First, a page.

Moreover, seagrasses filter bacteria out of the water that could make us sick. Their forest of leaves also traps particles that float within the water. In this way seagrass meadows prevent that waters close to our coasts become a murky soup and help to keep our waters clear.

Why are more and more seagrass meadows disappearing?

We humans are the main reasons why more and more seagrass meadows are disappearing. One reason is climate change and global warming. The earth and with it also the ocean are warming up faster and more intensively than ever before. Have you ever been in a car in the

summer time? It was really hot when you were driving under the sun with no air conditioning and windows closed, right? This is because the windows let the sunlight in, but trap the heat in your car. This is how global warming works. The sun hits the earth and the heat wants to get out again, but there are certain gases in our air (like carbon dioxide or methane), that keep this heat trapped on earth and prevent it from going back into space again. We humans bring more and more of this gas carbon dioxide through, cars, air planes and factories into our air. That’s why it got 1°C warmer on earth in the last 100 years. It doesn’t sound like a big deal- only 1°C…but think about when you are having a fever, you feel really bad, right? But you are also only 1-3°C warmer than you usually would be. As bad and exhausted as you are feeling with a fever, this is exactly how seagrasses are feeling when the ocean will warm up further.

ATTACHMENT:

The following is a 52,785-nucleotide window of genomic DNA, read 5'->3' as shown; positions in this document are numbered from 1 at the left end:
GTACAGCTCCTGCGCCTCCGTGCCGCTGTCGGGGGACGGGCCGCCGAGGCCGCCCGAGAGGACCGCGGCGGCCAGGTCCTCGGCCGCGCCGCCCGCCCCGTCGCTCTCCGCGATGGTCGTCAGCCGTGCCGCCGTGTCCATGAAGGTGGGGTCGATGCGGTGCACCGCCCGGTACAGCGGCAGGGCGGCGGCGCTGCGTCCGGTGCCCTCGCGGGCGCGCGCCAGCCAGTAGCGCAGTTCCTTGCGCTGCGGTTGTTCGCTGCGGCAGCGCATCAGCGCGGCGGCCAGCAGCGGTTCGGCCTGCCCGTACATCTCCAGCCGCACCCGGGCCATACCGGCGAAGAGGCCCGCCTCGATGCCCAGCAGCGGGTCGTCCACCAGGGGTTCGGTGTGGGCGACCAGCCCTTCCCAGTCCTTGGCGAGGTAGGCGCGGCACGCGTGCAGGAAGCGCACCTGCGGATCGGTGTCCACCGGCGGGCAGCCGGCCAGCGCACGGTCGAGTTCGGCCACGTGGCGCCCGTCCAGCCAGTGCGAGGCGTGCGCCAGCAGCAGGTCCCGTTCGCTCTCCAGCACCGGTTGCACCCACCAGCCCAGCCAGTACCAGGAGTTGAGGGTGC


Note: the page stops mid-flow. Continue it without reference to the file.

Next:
Another reason why seagrass meadows are dying is the pollution of the ocean.

Nutrients (like fertilizer or cow dung) are being flushed from fields on which our vegetables are grown or cows are feeding into the sea. On top of that, some countries will pump out everything you flush down the toilet directly into the ocean. Those nutrients will be eaten by algae which then get big and strong and grow onto and over the seagrass leaves. Moreover, tiny algae that are floating free in the water will also feast from those nutrients. Those tiny algae will grow as well and get so many that they are turning the clear blue water green. The sunlight can not reach anymore down to the seagrasses and they are not able to make their own food (since they need the sunlight for that) and will die slowly.